Canberra, Oct. 13 (CNA) Australia is set to play a major role in the US-planned theater missile defense (TMD) system in its bid to strengthen ties with America but at the risk of angering mainland China, the Australian on Wednesday reported.
The newspaper reported the new role may also reinforce Southeast Asian perceptions of Australia as a US surrogate in the region after US Secretary of the Air Force F. Whitten Peters on Tuesday emphasized the vital role of Australia's Pine Gap joint facility in a new generation space-based infra-red missile defense system called SBIRS.
The daily quoted Peters as saying that SBIRS would be critical to the operation of the controversial TMD system being considered for Japan and Taiwan.
The US-proposed system has deeply angered China because Beijing regards it as aimed at the mainland and it does not want Taiwan to be included in the planned system.
The daily quoted Professor Stuart Harris of the Australian National University in Canberra as saying on Tuesday night that the US theater missile defense plans had not only angered China, but were likely to destabilize relations between regional powers.
The daily reported that the Australian government, however, takes the opposite view, reflecting the heated debate among security analysts.
The daily quoted a spokesman for Defense Minister John Moore as revealing that the government considered TMD to be an intrinsically defensive system that did not threaten the security of any nation.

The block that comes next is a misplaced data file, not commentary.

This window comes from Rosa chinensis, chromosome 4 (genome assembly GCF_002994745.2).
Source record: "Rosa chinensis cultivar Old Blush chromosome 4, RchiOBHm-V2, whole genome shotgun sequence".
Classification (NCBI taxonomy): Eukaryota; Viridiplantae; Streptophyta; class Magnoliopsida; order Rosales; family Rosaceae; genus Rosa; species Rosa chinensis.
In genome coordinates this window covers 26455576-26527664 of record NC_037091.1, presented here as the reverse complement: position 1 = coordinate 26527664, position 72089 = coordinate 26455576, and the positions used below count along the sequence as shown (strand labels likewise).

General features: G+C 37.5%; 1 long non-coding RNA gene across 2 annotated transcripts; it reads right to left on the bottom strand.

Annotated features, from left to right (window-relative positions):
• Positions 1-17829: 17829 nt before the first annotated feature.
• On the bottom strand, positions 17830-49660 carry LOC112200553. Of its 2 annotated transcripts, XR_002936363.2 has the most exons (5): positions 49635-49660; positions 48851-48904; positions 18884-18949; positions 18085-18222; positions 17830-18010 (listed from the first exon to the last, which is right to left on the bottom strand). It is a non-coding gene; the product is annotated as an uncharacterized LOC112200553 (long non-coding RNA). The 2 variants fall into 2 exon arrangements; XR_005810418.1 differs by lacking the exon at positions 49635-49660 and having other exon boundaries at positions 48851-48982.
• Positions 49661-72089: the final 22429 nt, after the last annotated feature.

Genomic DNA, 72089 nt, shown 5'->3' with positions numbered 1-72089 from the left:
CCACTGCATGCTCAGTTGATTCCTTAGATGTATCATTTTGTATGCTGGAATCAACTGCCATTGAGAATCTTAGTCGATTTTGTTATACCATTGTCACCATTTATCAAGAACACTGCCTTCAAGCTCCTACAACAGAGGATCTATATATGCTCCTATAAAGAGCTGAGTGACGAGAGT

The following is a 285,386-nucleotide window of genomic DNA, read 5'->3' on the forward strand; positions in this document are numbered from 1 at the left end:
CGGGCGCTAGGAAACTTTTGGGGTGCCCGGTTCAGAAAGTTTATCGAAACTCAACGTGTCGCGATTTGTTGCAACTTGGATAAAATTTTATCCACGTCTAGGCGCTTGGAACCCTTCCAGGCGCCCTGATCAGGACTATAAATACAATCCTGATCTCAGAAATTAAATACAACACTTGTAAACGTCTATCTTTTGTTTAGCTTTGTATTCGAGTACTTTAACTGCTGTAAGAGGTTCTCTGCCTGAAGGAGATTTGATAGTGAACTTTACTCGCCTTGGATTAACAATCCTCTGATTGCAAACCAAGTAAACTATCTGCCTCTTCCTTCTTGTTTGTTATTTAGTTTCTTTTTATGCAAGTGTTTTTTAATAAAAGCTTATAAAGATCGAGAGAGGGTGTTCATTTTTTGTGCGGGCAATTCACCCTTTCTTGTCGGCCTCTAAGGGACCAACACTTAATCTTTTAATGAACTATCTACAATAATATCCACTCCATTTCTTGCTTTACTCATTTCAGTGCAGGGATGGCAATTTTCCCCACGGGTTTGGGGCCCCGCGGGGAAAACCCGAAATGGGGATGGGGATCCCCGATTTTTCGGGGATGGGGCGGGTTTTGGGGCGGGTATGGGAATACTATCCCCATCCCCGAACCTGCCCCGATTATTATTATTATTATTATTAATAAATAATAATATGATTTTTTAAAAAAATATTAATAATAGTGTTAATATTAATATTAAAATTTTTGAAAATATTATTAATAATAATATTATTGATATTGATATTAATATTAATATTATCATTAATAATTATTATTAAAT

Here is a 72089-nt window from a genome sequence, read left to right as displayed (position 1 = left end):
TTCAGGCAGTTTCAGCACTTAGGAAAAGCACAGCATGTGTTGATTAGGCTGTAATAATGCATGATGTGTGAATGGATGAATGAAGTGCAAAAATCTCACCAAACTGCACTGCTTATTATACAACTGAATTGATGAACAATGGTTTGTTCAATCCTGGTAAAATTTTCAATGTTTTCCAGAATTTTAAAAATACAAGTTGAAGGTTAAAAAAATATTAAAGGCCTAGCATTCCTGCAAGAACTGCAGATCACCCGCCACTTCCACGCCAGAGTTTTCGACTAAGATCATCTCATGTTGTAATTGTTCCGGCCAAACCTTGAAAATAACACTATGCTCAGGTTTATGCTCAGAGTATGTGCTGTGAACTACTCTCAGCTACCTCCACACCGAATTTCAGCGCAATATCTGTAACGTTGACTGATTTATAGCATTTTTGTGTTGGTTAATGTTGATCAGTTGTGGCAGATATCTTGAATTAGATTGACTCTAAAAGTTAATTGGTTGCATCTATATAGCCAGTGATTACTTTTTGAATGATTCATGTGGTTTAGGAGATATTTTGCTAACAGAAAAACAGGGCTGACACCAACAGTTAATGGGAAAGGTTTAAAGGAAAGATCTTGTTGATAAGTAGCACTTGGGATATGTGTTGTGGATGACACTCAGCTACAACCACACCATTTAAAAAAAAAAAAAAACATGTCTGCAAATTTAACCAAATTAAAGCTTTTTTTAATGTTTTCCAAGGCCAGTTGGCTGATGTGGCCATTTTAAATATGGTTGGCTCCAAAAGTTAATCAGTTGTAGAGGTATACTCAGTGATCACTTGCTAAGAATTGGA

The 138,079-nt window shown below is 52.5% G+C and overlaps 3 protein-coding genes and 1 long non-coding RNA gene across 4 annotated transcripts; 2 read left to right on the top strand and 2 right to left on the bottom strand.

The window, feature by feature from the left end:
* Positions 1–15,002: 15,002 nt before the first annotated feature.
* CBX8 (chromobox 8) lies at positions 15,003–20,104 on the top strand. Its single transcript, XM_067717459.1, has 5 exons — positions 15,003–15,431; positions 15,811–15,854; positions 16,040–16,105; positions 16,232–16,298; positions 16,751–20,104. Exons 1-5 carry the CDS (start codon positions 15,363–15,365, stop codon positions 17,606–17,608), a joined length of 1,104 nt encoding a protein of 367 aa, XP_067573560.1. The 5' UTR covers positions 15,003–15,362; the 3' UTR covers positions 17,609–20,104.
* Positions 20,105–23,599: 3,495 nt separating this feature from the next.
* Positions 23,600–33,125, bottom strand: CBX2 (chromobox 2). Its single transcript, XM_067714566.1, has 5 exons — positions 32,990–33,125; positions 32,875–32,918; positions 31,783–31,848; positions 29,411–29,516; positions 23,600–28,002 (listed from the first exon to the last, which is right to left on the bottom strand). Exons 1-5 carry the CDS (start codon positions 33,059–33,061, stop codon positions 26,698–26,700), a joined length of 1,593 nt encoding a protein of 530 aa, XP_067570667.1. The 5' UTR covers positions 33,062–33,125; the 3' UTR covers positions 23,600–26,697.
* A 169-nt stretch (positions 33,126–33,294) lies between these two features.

"The government's policy is one of strong opposition to the proliferation of weapons of mass destruction. Our involvement in the joint facility of activities is designed to counter the destabilising effects of ballistic missile proliferation," the spokesman told the daily. The daily reported Peters made the remarks at a ceremony marking the closure of the US-Australian Joint Defense Facility at Nurrungar, near Woomera in South Australia on Tuesday.
Peters said there would be "absolutely" no weakening in the Australia-US defense ties over the base closure. New technology has, since October 1, allowed satellite information to be transmitted to the US from a new relay station at Pine Gap, near Alice Springs, rendering the Nurrungar base redundant, the daily reported.
The daily reported Peters as saying that Australia retained full access to the information.
The improved technology enables satellites to detect launches of smaller, theater missiles, using satellites of the 30-year-old Defense Support Program, the daily reported. This system will be replaced by the new SBIRS system in 2004, it said. (By Peter Chen)
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